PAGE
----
• SDGS have played a part in creating a baseline for progress
• Takes an outspoken leader to make change, put your money where your mouth is and just do it
• Not about following SGDs, it should be about having these things already embedded in your business case
• Question posed: “if it’s from the bottom up, rather than boardroom down, how are you supposed to get funding?”
Can “FOMO” or the fear of missing out actually help companies sell more?
• Competition makes a company more innovating and energy efficiency can help drive costs down
• From a consumer point of view, you would want to buy the most up to date product because you also don’t want to be left behind
Example of innovative ideas on how to help the consumer use less by an energy company
• A smart meter that only provides specific number of units of energy that month
o Incentivises to use less and can be rewarded with discounts if you come under the maximum
o Creates positive behaviour change and routine in using less energy
o Will evaluate what you actually prioritize when it comes to energy consumption
How can growing calls for businesses to explain their purpose increase ambition for environmental programmes? What do you think of Patagonia’s mission statement to "cause no unnecessary harm, use business to inspire and implement solutions to the environmental crisis”?
How many businesses have such purpose statements? Quite a rare thing to stay true on a daily operation to your corporate mission statement.
Transparency, governance and purpose should all work together.
Only 5-10% companies care about purpose, in the current economic system profits take over. The tension between those two makes your initiatives better. The tension is good and it creates innovation.
Purposeful companies get the best talent. How does it impact financial industry? Some say finance has issues with attracting the talent due to lack of sense of purpose. Although Fintech accelerators help to get people in and get a good balance of new and experienced people.
In fashion industry there are a lot of young buyers that come from the fashion schools that question purpose and sustainability commitments at your organisations. Execs start seeing different conversations they haven’t had 5 years ago. Sustainability people now speak with marketing and HR directors to discuss what strategy they are developing now. They haven’t done it 5 years ago.
Society’s expectations are now changing.
Big data drives that change too. Now there is more transparency. With social media anyone can just ask you a question.
People believe in their statements, but don’t always know how to make it happen. If we’ve earned all the money we’ve wanted, what would you do?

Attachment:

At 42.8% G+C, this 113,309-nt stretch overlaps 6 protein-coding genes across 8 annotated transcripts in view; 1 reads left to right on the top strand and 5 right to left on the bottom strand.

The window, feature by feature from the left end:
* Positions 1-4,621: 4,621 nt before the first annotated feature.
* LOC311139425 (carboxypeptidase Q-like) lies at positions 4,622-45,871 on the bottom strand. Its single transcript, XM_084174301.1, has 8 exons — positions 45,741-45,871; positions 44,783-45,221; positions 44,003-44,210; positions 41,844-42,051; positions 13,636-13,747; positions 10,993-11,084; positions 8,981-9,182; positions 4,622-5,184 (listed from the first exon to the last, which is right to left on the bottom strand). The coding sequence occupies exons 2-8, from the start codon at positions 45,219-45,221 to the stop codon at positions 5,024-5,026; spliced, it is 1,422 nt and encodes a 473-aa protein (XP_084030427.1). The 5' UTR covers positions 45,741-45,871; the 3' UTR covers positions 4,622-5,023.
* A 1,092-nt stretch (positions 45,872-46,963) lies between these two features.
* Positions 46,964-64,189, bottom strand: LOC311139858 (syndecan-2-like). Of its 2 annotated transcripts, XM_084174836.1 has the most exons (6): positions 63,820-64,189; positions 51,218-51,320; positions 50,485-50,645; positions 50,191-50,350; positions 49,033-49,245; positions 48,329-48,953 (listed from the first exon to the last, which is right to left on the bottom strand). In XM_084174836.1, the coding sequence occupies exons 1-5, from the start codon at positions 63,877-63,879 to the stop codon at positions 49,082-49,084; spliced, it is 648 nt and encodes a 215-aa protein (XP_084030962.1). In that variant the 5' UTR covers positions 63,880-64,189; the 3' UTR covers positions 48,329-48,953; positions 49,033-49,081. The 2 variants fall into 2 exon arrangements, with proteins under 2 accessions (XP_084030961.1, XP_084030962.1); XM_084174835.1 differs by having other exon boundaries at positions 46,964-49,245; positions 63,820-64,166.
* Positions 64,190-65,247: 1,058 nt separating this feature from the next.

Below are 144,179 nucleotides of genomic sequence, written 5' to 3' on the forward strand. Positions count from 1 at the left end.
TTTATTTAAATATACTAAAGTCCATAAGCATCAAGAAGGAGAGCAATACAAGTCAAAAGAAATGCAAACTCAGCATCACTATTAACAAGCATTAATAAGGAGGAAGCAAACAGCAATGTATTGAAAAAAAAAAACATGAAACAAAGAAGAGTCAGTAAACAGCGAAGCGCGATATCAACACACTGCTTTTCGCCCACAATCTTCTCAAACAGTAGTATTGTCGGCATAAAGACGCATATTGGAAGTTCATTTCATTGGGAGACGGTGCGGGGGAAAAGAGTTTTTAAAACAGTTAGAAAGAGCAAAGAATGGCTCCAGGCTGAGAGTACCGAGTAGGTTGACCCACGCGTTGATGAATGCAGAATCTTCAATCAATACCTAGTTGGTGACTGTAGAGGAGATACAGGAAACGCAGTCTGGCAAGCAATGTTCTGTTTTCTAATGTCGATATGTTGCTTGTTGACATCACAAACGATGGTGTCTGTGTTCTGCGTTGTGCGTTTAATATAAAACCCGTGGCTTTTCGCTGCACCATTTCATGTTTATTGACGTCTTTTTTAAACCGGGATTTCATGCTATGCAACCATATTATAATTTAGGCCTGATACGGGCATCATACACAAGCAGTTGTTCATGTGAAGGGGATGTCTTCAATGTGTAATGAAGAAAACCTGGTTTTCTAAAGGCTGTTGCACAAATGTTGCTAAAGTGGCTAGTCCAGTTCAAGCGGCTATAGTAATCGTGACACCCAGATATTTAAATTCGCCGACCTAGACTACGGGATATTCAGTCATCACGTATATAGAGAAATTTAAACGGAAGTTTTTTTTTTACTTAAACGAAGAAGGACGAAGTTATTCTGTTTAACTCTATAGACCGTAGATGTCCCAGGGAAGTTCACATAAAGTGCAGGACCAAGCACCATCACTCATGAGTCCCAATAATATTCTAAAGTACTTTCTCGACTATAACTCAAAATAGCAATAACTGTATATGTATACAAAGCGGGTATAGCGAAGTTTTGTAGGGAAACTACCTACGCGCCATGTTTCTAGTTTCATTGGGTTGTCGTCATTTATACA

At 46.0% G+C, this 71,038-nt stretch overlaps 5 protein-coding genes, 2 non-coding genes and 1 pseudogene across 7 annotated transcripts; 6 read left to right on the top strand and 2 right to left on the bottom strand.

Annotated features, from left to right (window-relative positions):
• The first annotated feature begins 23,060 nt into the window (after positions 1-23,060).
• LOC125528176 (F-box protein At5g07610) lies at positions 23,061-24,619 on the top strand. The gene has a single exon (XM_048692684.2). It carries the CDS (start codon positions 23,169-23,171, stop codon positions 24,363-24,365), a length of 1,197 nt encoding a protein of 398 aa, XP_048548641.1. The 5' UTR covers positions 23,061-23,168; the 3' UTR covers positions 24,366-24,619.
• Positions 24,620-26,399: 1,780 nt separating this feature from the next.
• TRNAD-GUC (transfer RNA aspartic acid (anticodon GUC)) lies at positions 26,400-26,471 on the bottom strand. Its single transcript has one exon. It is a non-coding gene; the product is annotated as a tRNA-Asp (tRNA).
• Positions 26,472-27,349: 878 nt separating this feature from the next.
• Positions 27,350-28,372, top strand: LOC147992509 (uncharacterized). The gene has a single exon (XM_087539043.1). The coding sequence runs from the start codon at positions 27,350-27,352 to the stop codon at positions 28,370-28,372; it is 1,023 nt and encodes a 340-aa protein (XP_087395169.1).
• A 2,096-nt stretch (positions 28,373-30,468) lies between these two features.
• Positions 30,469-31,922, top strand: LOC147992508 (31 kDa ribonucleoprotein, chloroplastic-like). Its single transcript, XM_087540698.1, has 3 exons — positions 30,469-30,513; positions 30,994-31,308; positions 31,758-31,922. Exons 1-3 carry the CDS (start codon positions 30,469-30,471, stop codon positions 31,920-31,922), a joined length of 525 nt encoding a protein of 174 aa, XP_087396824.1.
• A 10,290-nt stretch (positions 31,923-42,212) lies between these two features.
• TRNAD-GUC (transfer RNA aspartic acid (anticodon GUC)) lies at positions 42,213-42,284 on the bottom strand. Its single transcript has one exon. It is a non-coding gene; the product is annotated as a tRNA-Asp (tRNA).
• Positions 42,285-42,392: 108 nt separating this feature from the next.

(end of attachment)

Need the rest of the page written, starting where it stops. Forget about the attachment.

Grant Thornton started the conversation: “What business are we leaving to the next generation of partners?”
Purpose doesn’t need to be that qualitative. Big data might help to have more genuine KPIs. Examples: smart buildings that monitor CO2 levels and put more oxygen in when needed, so people feel more productive.
Data is still missing from many suppliers, which makes it harder for companies to make right decisions.
Collaboration helps to get the data and solutions for some major problems in supply chain and lobby governments.
When we talk about purpose it’s hard to get traction on purpose and environment, it’s usually around social. It’s harder to find connections with the environmental issues rather than with the social and emotional aspects.
Our current model of profit maximisation would suggest so. But what if the goal of a business wasn’t profit maximisation but purpose and we viewed profitability as a means of achieving a purpose? Could businesses be dissolved once the purpose is achieved and new ones established? Might audit change to examine both purpose and profits?
If we achieve our purpose as a business, should we dissolve that business and try something else?
• Sector by sector is going to have a different purpose, depending on the sector, what they make may or may not be purpose. If your sector defines it, you have to continue to make those products
• Open ended purposes, where you are never actually going to get there, might actually allow you to continue to drive forward; the very fact that purpose is hard to measure, is possibly what actually gets people up in the morning
• We have this idea that corporates are forever, but they aren’t really
• What is going in people’s lives? What are the new solutions that they need? Forget why the business exists, create purpose from what people need
• I care less about my company’s purpose, but what about the everyday brands that consumers care about (beer brands) I need a hero - Heineken
Different brands have different purposes
• Grocer values - ingrained in them, supposed to be what makes them unique, Loblaw’s has the same ones (strategic partnership with them - but our values still don’t make us different), they become so generic, they don’t matter anymore